“When I arrived, the several months of Duolingo practice and watching Italian movies with subtitles proved useless when spoken to by locals.”
"UNCEDED: Voices of the Land" is an audio-led, projected display of four symbolic territories: sovereignty, resilience, colonization and indigeneity — which meld together to define Indigenous architecture and the forces that have shaped it.
Among the 104 pieces donated are metalworks, carved masks, weavings, and totem poles from a number of artists, including Bill Reid (Haida) and Henry Hunt (Kwakwaka’wakw). The total value of the collection is $1.1 million.
The stories used focused on the everyday lives of Palestinians under occupation, and their dreams and aspirations that extended beyond their everyday reality.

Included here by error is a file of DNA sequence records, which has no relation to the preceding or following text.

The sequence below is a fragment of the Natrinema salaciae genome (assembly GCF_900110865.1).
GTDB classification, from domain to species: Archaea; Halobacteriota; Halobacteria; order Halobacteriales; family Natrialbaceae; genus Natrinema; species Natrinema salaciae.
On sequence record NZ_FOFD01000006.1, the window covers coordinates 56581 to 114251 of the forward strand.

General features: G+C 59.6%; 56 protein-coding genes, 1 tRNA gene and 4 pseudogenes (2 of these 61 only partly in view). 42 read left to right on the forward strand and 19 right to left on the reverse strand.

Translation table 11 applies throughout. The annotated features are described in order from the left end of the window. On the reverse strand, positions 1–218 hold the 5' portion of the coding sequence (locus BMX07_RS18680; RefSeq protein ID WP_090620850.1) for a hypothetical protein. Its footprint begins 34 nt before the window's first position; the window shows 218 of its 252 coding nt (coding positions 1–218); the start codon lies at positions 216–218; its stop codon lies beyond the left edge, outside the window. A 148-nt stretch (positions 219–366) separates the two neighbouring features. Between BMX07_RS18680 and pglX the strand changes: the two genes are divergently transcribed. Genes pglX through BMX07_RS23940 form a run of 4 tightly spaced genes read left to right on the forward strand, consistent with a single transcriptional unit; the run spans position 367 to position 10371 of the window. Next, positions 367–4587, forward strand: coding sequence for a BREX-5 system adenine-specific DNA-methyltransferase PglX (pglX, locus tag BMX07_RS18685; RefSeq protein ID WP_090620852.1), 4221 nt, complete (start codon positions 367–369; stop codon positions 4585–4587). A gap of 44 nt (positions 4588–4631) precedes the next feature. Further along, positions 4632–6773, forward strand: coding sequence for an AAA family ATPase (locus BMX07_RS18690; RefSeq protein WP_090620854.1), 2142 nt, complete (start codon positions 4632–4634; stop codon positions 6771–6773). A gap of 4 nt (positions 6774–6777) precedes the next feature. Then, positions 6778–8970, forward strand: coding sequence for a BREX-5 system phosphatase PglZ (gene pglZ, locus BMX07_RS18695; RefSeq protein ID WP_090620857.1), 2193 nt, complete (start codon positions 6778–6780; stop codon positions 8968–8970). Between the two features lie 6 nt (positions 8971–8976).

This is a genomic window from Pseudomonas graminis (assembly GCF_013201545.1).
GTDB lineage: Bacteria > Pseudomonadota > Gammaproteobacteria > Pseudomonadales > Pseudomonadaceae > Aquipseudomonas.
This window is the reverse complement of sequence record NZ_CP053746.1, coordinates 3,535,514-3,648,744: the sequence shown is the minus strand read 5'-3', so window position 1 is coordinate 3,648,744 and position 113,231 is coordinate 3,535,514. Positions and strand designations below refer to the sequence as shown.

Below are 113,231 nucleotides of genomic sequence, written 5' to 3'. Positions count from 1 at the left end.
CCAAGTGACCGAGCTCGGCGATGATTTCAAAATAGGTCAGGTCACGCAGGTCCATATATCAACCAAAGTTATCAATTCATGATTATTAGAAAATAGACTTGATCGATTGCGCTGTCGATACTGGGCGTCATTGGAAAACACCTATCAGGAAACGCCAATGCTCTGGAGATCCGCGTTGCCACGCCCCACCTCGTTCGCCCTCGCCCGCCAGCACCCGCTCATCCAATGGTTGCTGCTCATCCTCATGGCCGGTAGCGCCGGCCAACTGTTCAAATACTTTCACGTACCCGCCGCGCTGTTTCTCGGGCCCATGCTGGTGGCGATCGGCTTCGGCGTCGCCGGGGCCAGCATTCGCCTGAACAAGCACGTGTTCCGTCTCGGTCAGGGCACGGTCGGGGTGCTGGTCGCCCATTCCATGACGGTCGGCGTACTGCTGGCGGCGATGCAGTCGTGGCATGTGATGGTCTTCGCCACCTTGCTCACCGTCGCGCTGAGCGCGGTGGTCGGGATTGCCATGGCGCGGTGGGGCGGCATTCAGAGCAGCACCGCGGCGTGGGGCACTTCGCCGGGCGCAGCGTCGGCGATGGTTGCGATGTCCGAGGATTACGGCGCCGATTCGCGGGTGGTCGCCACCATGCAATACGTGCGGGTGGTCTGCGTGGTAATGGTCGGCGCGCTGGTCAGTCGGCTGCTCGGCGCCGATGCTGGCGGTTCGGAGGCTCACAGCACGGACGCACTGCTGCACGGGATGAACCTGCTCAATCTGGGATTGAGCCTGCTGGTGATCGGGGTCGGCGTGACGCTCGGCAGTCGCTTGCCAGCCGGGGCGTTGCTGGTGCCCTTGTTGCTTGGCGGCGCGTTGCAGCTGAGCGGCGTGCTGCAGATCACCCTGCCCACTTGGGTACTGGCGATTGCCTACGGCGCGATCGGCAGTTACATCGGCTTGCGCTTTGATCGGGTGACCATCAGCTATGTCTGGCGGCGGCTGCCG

Listening to slippages was initially a challenge. However, after considering the context of the piece, a more interesting thought emerged: this piece isn’t supposed to be conventionally easy to listen to.
Certain pieces are challenging — you will either understand their aim, or you won’t. Indian Candy is an example of this, featuring bright candy coloured portraits of wild buffalo, Geronimo and a warrant letter to arrest Sitting Bull.
The real emotional power of this exhibit comes after context has been achieved. Several pieces highlight the essence of Hexsa’am, where the viewer is granted a window into what this entire exhibit is about: the land.
What should the purpose of one of the largest and most significant student art collections in Canada be? Is it about selling and acquiring pieces to cover costs and grow the collection’s value, or to represent a tradition of the appreciation of Canadian art at UBC?